Zach Phillips

REVIEW: Zach Phillips “Goddaughters”


Zach Phillips – Goddaughters

What if you could take the dynamics of progressive rock & marry it smoothly with Americana? You’d have an intense melodic mix of instrumental muscle. Most Americana has strength, but this is muscular in how it’s produced, performed & realized.

At first, I didn’t think this would qualify as roots music. As I listened it unfolded like a Japanese fan of many colors. The intro “Cassiopeia/Worshippers,” is like tasting whiskey that’s single barrel aged 10 years or more. The music is balanced & the approach: is fascinating.

Zach Phillips

12-cuts at 41 minutes decorate this well-made collection of significant songs on Goddaughters (Digital release in August/CD released in Nov/Independent). Produced by Gregg Montante (bass/drums/string arrangements/lead guitars/faux slide guitars) & Zach the ambiance & atmosphere are laid down imaginatively.

On “Harmony Grove,” the guitars chime like The Byrds but mixed generously in a Pink Floyd shaker. It’s exciting to listen to. What’s amazing it gets your toes to tap like a good dance song. It maintains a country edge drizzled with progressive rock cream & whipped.

In the 70s, Andy Roberts toyed with such music as “Applecross,” “Queen of the Moonlit World,” & “Trouble at the Mill.” Then, Phillip Goodhand-Tait (“Back In the Asylum”) & keyboardist Michael Perlitch (“Holy Joe”) dabbled in it as well.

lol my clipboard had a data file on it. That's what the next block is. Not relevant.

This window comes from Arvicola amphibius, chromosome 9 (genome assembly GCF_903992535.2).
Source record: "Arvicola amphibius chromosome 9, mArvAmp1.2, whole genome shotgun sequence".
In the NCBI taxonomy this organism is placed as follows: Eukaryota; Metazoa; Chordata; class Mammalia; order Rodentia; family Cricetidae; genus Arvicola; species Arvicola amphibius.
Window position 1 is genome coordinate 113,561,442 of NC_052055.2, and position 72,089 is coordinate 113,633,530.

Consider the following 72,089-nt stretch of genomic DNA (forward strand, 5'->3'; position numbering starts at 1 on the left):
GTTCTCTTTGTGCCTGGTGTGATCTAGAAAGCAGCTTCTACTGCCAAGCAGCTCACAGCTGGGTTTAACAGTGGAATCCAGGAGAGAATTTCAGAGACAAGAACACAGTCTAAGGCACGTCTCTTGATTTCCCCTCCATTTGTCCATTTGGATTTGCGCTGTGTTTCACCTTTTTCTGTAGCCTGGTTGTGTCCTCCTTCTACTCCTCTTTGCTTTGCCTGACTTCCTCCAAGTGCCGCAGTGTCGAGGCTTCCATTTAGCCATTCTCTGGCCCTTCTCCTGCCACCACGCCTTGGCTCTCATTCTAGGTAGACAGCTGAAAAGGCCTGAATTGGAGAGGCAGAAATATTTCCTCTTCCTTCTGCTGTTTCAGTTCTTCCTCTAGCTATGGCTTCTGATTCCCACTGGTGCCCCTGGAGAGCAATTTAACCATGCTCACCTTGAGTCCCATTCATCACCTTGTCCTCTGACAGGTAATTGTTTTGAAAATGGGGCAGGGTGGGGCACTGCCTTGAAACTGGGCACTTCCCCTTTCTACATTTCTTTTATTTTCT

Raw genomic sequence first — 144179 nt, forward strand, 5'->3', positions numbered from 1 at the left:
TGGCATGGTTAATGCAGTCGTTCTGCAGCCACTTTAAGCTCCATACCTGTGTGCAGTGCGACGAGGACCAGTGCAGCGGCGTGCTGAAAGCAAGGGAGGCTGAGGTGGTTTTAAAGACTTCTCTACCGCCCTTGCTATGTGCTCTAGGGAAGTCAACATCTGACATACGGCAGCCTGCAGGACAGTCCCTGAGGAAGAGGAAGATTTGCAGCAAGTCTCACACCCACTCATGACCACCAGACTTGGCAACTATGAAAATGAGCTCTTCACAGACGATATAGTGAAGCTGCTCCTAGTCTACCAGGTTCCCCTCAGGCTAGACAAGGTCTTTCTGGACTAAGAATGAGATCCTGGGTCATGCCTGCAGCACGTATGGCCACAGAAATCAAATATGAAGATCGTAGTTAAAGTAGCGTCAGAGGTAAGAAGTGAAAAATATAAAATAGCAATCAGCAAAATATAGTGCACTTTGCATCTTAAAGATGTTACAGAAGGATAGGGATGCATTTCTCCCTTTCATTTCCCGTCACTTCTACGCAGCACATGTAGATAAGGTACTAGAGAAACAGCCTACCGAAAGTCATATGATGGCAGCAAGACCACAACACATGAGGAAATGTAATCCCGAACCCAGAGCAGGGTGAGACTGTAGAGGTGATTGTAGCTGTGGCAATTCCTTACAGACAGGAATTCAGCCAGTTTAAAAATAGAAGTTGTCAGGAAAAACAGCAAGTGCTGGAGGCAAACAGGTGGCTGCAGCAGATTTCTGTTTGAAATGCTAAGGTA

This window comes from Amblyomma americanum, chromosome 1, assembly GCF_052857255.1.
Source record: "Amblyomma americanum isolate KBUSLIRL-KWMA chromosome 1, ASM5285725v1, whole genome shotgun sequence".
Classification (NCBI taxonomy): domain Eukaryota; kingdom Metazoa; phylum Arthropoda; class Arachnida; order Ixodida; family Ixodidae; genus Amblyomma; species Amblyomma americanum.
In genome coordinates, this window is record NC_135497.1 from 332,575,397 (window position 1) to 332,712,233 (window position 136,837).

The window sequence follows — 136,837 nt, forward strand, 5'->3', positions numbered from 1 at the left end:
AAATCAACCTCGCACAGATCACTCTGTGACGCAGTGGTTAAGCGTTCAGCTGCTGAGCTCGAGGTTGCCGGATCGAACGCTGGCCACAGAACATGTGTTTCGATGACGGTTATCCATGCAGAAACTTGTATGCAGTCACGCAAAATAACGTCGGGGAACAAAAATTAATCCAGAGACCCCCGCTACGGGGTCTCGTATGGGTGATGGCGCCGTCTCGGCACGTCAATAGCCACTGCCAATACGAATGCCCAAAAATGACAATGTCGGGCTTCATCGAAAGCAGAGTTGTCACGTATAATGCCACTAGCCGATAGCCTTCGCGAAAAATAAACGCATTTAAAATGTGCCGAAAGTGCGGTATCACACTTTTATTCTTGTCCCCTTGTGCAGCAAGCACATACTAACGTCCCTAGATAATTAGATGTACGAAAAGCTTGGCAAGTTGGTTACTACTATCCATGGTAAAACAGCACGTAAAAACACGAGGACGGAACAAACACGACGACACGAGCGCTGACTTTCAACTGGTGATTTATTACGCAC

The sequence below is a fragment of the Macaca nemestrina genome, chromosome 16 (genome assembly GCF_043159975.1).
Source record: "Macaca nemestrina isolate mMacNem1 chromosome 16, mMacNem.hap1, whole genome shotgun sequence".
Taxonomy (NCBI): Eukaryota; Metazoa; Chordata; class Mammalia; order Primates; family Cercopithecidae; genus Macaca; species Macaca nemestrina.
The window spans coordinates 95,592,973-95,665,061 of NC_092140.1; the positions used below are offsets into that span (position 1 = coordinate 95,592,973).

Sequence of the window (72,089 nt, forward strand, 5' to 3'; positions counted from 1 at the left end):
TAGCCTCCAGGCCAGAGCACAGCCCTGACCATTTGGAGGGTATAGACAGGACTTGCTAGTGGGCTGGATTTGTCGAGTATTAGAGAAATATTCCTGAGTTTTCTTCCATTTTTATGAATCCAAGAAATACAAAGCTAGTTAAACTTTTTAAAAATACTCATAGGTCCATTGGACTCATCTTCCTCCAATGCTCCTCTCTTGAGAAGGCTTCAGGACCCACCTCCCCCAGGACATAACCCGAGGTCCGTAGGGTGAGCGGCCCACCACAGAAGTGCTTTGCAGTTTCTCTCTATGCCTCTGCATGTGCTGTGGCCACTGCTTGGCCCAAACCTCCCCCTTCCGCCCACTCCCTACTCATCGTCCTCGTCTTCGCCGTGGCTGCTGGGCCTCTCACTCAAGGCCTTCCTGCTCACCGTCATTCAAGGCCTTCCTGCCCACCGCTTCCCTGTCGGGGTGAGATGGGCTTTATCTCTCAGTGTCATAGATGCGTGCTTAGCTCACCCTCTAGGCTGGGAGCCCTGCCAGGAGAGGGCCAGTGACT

But San Diego’s Zach Phillips (vocals/electric, acoustic rhythm & lead guitars/organs/pianos/keyboards & mandolins) is refreshing. He brings sensibility & continuity & gets the feelings down with a tough center. He has a similar tonality as alt-country singer Robert Ellis Orrall (“Tell Me If It Hurts”) & I admit that country purists may not bend to all of Zach’s songs. But I’d take this over country pop. This has substance.

“Curses,” is imaginative. It’s clearly audible in a progressive-alt-country manner where Zach’s voice is deeply haunting & refined. The lyrics are superb, well-thought-out & poetic. They burrow into the melodic lines like rain soaks into the dirt.

Phillips doesn’t seem to be concerned with upsetting the structure of the genre. He takes his chances & generally succeeds. This is Zach’s 4th CD & he furthers the richness of music that you would think has emptied its magazine of wonderful tunes. Not true. Ballad-wise “The Hour When I First Believed,” proves Zach can imbue a tune with feeling & cruise through with a slide guitar sweetness. This is a CD that provides something new without compromising tradition. Excellent showcase.

Joining Zach & Gregg is Bobby Cressey (organs/pianos). Highlights – “Cassiopeia/Worshippers,” “Harmony Grove,” “Psychics,” “Goddaughters,” “The Hour When I First Believed,” “Courtesy of a True God,” “The Big Mountain” & the excellent “Ocean of Song.”

B&W image courtesy of Zach Phillips CD/website. CD @ &


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